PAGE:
Petworth is blooming in the Fall

by Steven Feingold

Do you ever find yourself walking around our beautiful neighborhood admiring the flowers, but with no clue what it is you’re looking at? Welcome to "Petworth Blooming"... every month we’ll feature some of the most common plants seen around Petworth. 

Fall is finally here, with shorter days and cooler nights. Most plants are busy ripening their fruit or starting to wind down, but there are still plenty of flowers to be found around the neighborhood.

Goldenrod mixed in with a purple aster on 4th Street.

Goldenrod is one of the quintessential fall flowers. In the countryside, they fill fallow fields with waves of yellow in the slanting light of fall. In Petworth, they look just as good against the backdrop of a Spanish-style garage. Many people associate goldenrod with allergies, but these plants are pollinated by insects, so their pollen isn’t actually wafting through the air. There are a lot of different species of goldenrod, and many can be bought at garden centers. Both photos here are of the “Fireworks” variety.

Goldenrod on Varnum Street.

Another native fall flower is White Snakeroot. This is most often seen growing wild in alleys or along fence lines, but it works in the garden as well. Don’t let your cows eat it though! It turns their milk toxic and is thought to be the cause of death for Nancy Lincoln, the mother of President Lincoln.

White snakeroot growing along the sidewalk on Webster Street grows easily from seed.

Pentas are also called Egyptian Star Flowers and originate in the Arabian Peninsula and Eastern Africa. The name “pentas” refers to the five points of the flowers (as in pentagon). These low maintenance annuals are sold at most garden centers and come in a variety of colors. They stay low growing and bloom throughout the summer.

Dark magenta pentas in the curb strip of 3rd Street.

The Spider Lily appears in late September after a heavy rainfall, earning it the name Hurricane Lily in the South. The flowers emerge out of nowhere, growing on tall stalks before any of the plant’s leaves emerge. Originally from China and Korea, this plant is propagated as a bulb and can usually be divided every few years.

Spider lilies catching the late afternoon sun on Allison Street.

Pink Smartweed, or Knotweed, is a tenacious little plant that really is quite weedy in its growth habit. Its Latin name polygonum means “many knees” because the stems tend to have kinks or bends, often sending down new roots from each “knee.” You’re most likely to spot this plant growing along fences or other hard to mow areas.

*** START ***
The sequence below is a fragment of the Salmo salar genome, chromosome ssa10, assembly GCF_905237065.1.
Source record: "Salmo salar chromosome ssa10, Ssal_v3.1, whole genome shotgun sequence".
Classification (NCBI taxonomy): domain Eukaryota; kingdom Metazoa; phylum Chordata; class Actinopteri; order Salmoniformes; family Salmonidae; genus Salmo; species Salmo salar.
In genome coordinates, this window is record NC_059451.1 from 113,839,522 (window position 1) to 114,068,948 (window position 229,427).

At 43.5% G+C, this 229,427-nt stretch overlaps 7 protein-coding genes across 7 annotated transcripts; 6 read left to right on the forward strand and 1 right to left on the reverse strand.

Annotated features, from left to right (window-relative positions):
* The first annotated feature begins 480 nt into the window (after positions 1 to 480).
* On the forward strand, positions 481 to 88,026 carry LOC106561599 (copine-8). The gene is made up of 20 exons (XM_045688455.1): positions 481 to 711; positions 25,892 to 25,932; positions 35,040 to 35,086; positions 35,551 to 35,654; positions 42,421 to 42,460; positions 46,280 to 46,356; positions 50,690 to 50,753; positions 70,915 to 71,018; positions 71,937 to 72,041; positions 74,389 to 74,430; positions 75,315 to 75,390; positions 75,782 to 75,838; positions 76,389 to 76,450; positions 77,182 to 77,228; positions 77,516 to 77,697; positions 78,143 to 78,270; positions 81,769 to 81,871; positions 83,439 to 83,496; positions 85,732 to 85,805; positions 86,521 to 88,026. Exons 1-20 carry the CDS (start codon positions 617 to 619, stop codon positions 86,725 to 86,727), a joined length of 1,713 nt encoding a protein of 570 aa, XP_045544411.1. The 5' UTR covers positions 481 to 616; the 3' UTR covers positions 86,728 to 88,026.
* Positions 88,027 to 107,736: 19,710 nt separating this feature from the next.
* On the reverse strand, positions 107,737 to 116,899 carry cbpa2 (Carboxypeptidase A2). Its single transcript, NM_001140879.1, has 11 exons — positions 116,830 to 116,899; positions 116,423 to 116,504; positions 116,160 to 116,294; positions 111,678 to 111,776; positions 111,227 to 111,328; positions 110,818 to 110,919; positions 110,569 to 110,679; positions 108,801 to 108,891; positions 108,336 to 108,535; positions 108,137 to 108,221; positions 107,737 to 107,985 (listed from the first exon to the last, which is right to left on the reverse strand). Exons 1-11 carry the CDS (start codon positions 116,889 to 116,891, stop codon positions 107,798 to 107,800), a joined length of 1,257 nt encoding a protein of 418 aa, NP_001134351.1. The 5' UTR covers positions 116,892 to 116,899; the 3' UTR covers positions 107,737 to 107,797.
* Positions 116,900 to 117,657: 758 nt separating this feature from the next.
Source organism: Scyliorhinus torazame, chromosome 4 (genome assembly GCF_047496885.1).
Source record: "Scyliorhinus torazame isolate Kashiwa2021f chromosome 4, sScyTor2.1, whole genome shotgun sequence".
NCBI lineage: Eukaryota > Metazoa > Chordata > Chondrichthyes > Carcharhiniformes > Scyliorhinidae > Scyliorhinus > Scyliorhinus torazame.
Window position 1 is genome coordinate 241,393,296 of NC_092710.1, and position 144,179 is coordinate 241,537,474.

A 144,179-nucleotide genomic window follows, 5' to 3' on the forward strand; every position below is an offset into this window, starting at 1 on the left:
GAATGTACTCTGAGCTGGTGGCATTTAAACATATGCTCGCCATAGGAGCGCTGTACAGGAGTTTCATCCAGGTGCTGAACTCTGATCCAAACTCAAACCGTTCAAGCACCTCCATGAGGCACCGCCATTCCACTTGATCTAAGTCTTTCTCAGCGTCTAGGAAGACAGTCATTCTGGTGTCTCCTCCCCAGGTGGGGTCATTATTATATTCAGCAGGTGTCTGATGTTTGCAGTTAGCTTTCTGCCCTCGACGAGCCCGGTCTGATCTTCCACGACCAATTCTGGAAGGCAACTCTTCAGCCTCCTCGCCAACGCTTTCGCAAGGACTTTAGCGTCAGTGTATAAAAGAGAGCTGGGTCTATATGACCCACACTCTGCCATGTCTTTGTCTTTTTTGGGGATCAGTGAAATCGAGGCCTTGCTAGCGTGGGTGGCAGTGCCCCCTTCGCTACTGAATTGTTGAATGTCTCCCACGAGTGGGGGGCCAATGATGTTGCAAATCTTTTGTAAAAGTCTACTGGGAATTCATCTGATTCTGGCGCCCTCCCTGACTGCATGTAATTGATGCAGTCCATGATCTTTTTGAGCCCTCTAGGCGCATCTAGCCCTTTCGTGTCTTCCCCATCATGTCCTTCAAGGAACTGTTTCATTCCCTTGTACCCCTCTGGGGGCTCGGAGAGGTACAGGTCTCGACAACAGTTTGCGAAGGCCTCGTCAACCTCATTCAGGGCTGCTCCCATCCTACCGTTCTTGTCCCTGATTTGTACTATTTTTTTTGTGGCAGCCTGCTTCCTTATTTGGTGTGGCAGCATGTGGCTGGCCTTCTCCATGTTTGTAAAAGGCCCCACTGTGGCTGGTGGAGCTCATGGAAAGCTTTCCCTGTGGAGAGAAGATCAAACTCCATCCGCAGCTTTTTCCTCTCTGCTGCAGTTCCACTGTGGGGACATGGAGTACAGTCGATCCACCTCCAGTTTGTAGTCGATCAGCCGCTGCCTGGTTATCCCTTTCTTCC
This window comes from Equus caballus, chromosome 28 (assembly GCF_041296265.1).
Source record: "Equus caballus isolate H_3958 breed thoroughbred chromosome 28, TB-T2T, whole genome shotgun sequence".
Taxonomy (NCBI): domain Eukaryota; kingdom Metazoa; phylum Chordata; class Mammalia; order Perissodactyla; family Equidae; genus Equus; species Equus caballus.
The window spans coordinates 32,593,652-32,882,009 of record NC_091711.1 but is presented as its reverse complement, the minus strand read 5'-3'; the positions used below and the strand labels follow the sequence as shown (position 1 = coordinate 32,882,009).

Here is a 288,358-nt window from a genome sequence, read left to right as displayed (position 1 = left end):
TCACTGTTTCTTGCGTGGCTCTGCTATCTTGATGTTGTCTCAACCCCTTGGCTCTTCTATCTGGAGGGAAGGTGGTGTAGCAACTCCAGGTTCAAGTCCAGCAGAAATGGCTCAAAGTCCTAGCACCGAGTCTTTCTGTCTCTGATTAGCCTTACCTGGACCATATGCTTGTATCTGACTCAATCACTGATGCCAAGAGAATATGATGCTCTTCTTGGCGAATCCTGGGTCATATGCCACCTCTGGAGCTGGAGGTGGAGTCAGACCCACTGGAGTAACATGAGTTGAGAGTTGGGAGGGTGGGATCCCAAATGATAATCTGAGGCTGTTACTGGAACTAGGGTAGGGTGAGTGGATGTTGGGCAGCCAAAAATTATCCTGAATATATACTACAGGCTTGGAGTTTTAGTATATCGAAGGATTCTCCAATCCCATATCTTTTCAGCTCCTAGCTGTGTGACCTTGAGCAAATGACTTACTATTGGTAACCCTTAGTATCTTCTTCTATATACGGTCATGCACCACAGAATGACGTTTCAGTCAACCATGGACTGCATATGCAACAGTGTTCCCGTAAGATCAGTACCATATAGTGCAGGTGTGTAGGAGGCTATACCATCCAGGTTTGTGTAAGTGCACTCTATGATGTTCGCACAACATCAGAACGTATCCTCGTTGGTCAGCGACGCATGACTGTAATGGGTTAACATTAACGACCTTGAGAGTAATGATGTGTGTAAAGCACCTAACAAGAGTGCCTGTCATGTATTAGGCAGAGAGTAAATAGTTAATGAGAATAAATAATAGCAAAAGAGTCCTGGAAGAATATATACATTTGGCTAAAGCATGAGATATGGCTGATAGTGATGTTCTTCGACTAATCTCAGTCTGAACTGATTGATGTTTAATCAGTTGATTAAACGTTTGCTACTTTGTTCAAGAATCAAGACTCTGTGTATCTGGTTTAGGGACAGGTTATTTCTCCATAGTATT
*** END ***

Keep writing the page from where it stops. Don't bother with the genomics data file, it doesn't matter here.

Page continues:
Smartweed growing out of a crack in a driveway off Webster Street

A favorite of British gardening shows, Dahlias are great if you like lots of petals in your flowers. These plants are grown from tubers, and can get a bit messy looking, often requiring staking. Or you can just cut the flowers and enjoy them inside the house. Unfortunately, these Mexican plants can’t quite handle our winters, so the tubers need to be dug up and kept dry in order to survive (or just buy new tubers each spring).

A pink dahlia across the street from Center City Charter School on Webster Street.

Liriope, or Monkey Grass, is a plant you’re liable to see all over the place. This grass-like plant is actually a member of the lily family from East Asia. It’s a slowly spreading ground cover that is easily divided and sprouts short stalks of small purple flowers. Some varieties have dark green leaves well suited as a backdrop to showier plants, while others have brightly variegated leaves.

Variegated liriope in bloom on Varnum Street.

Celosia, or Cockscomb, is part of the amaranth family. These annual plants are easily grown from seed and have a variety of interesting flower shapes and textures. Some form spike or flame shaped clusters, while others are wavier and almost look like the wrinkles of a brain. The plants also vary in height from one to six feet.

Spike-shaped celosia on 5th Street.

Last up this month, a pair of Common Buckeye butterflies enjoying the big-leaf mountain mint in the triangle park at 4th, Buchanan and New Hampshire Avenue.

Common Buckeyes are named for their distinctive spots.

Coming up next month: Fall asters, Japanese anemones…

Recent Petworth News Articles:

Steven Feingold

Steven moved to Petworth in 2013, and he and his wife have since adopted three of the neighborhood's finest felines. He works in the biotech industry, programming robotic laboratory equipment. He enjoys gardening, hiking, carpentry and playing pickup soccer. You can email him with any plant or gardening questions you might have.

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